Jun 29, 2009
There's this report in the Star today, headlined:
Chopped down in the name of reforestation
by Geetha Krishnan
The report clearly illustrates that the people and the country do not benefit from logging. Instead it illustrates a cynical abuse of power and of our laws.
Read the full report here:
Jun 28, 2009
Sustainable farming in practice here:
1. This is a 'No-Dig' 35 feet x 10 feet pumpkin patch. Barely 2 months, we now have 42 pumpkins (the red tips mark the pumpkins), with more to come judging by the flowers.
2. The original soil is sandy. We build up the beds using compost, some soil and mulch.
3. Three varieties of pumpkins are planted here, creating diversity to reduce outbreaks of insect or fungal and bacterial problems. So far we have had one bacterial problem which we quickly addressed by uprooting and destroying the plant. Fungal problems have been minimal and have been addressed by quick action using cassia alata juice. Insects have not been serious. The beetle A. abdominalis is present but does not seem to cause any problems to the pumpkin plants.
4. No purchased fertiliser, or any other input have been used here. We only use our farm made compost.
5. We are now looking forward to see whether a second crop of pumpkins using the same plot of land can produce similar yields. That would really be a test of sustainability.
Jun 22, 2009
We had a workshop on making bio nutrients and basics of Nature Q Farming on June 20th 2009. The workshop is meant for home food growers and not for commercial farmers. The objectives are to 1) introduce market gardening to urban dwellers to reduce the hold of commercial farmers over our lives, 2) to empower urban dwellers to take back some of the responsibility of producing healthy food for our children, and 3) to allow urban dwellers to have a source of income to offset increasing costs of living in the cities.
Participants were 'aligned' to the energy in the environment and taught how to harness the energy that is present, to enhance the energy and to incorporate the energy into the plants and vegetables that they are growing. By so doing, they give to the plants a part of their energy and in return the plants and microbes will multiply it many fold for them.
The field of energy around us.
For the first time, these 'die-hard' organic gardeners felt a living connection with the plants that they have been growing for years. We become a part of the plants and they become a part of us, in this cycle of passing of nutrients and living energy between one living organism to another; we are no longer 'eating' a plant instead we are sharing and exchanging living energy.
I can still remember the wonder on the face of one of the participants when he felt the microbes releasing energy at him. And I remember also the remark of another participant that he was wondering why he did not start panting after a fairly vigorous walk to some wild bamboo groves and back, as he was a heart patient.
An important part of Nature Q Farming is working with the plants and herbs and microbes that is in the environment.
Making brews of various friendly microbes to be used as intermediaries between us and the plants that we are growing.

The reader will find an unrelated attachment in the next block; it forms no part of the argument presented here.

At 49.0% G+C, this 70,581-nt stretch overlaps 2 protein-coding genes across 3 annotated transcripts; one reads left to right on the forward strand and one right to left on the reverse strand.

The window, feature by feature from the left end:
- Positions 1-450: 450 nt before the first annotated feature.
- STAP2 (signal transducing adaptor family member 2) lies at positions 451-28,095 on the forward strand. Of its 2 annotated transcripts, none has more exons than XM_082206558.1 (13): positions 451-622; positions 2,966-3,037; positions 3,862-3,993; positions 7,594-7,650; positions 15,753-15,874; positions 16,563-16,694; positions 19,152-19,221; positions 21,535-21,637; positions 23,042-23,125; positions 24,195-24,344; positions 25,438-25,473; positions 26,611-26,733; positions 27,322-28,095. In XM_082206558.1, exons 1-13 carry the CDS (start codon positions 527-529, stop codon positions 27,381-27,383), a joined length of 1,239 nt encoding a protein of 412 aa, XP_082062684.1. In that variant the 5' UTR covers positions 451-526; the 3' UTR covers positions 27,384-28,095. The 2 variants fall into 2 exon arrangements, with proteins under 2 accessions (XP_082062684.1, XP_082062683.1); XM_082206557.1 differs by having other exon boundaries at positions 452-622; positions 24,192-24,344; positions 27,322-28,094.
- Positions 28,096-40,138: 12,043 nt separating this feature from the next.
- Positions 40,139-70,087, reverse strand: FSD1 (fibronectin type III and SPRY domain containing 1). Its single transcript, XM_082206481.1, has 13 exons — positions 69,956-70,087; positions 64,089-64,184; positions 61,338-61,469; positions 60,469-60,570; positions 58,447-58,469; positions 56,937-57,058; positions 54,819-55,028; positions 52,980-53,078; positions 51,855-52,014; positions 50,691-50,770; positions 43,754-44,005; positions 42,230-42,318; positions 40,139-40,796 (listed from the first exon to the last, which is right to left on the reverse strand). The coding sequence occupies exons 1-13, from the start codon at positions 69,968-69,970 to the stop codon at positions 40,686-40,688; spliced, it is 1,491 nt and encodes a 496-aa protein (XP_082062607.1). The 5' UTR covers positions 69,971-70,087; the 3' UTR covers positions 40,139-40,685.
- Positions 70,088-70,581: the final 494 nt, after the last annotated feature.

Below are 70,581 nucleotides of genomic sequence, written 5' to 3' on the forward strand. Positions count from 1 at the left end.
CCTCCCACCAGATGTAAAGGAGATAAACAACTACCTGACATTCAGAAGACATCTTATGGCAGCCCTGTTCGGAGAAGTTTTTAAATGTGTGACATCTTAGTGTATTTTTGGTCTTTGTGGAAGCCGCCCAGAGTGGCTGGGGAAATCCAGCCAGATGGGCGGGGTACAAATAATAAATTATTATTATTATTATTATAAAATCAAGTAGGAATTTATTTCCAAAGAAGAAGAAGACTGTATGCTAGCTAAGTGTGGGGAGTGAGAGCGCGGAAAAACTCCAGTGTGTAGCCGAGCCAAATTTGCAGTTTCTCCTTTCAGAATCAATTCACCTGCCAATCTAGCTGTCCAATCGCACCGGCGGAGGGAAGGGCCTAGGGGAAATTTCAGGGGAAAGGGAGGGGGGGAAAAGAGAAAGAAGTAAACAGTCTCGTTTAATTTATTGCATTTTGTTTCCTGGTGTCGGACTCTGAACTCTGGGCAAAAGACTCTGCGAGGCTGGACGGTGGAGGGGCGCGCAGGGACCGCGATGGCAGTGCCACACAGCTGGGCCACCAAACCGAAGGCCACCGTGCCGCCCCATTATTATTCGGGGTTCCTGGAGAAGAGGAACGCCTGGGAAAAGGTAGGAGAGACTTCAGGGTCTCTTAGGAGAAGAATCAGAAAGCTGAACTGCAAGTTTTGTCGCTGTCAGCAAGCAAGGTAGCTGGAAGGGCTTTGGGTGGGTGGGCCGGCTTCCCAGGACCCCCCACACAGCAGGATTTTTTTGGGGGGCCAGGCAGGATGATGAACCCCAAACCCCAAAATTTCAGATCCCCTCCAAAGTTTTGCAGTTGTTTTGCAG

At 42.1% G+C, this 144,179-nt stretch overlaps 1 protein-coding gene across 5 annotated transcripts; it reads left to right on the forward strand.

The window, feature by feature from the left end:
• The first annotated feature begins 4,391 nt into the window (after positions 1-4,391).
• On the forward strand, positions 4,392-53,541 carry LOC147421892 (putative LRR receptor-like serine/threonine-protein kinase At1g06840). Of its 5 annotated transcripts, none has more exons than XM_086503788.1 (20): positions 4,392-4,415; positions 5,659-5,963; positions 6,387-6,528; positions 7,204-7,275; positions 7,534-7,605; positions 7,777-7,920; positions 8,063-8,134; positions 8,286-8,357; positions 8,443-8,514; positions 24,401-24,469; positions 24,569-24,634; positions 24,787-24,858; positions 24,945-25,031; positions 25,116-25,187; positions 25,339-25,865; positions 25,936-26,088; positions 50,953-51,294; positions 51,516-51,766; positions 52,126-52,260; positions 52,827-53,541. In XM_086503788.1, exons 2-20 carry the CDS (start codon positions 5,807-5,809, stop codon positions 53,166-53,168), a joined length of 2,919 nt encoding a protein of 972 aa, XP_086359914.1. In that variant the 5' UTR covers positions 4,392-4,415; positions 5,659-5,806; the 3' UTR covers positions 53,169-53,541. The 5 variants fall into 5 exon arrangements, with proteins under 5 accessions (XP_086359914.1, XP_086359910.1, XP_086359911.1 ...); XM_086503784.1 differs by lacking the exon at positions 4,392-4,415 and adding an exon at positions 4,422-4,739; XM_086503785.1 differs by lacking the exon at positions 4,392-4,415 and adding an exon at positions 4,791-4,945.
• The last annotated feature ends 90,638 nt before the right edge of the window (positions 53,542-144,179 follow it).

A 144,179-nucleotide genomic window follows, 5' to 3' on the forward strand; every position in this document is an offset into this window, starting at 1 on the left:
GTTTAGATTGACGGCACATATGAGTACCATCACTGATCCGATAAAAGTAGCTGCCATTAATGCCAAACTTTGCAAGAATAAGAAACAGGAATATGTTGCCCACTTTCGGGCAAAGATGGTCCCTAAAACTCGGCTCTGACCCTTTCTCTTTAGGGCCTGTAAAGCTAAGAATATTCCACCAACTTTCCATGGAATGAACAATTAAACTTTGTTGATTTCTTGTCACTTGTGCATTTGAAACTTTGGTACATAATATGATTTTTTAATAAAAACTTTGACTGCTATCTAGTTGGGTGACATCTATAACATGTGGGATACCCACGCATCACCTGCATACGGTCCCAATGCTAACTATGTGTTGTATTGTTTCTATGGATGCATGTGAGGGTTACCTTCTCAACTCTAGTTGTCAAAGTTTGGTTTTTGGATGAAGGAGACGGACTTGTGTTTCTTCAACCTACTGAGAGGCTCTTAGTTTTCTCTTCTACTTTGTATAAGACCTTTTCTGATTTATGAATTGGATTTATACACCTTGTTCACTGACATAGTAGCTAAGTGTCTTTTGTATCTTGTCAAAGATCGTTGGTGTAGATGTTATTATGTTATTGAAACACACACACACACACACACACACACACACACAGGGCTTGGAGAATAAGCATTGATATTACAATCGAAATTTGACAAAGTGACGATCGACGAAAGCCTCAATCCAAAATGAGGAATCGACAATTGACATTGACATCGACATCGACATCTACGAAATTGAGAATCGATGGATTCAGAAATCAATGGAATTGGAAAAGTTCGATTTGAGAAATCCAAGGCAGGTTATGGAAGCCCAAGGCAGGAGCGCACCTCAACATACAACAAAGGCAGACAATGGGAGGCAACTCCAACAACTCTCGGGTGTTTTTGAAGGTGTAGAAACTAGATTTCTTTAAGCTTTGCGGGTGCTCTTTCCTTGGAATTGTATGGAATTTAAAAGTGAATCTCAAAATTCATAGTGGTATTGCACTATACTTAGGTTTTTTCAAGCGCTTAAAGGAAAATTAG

Jun 18, 2009
Saw this on the way back from the farm today. There were 6 of these trucks. Some of the logs must be from trees that are 80 to 100 years old.
Wish I were an economist; then it would be a simple matter of working out the numbers that nobody benefits from cutting down these trees. Not the people, not the country.
Not when you add up all the indirect, long term costs, including costs of ensuring steady supply of clean drinking water, costs of piping water from Pahang to KL, costs of mitigating landslides, loss of fisheries, cost of storm damage, etc.
Ironic isn't it, that one of the greatest loggers of all, a Malaysian, will soon be knighted by the Queen of England.
And even more ironic; on the one hand we spend millions promoting the planting of trees while on the other, we continue to hand out logging concessions.
Jeremy of L.A., USA made my day with the following email:
"Thank you , Thank you , Thank you,
Here's a photo of his great hatch :
Jun 08, 2009
Sceptics say, organic durians, sure? How do you handle weevils that just love durians and can easily infest 40% of your fruits? Or what about borers that kill the trees in weeks after you have lovingly taken care of the trees for years? And squirrels, they love the durians, so what do you do, kill them?
Well, we have a few hundred durian and mango trees and we will tell you it's almost impossible (the labour costs will be too high) if not for our "friendly" neighbourhood kerengga ( weaver ants, or oecophylla smaragdina )
Gang of carnivorous kerengga attacking a piece of meat. Meat is used to establish a colony in a new tree.
Kerengga nests the size of large durians.
A tree killed by borers.
A borer hole that’s still active and oozing sap.
A borer hole that's dry after kerengga cleaned out the borers
Highway of raffia strings for the weaver ants to form a colony of 20 to 30 trees around one central tree.
A 20 meter long raffia highway. The ants learn to use it after two days ( with coaching from us of course).
Using the highway
New weaver ant nests as they colonise a new tree.
Once the weaver ants colonise a tree, the borers are gone. Weevil infested fruits and squirrel attacks are almost non-existent. That gives us time to focus on the other major problem with durian trees – phytoptera attacks, for which sadly, we have no answer as yet.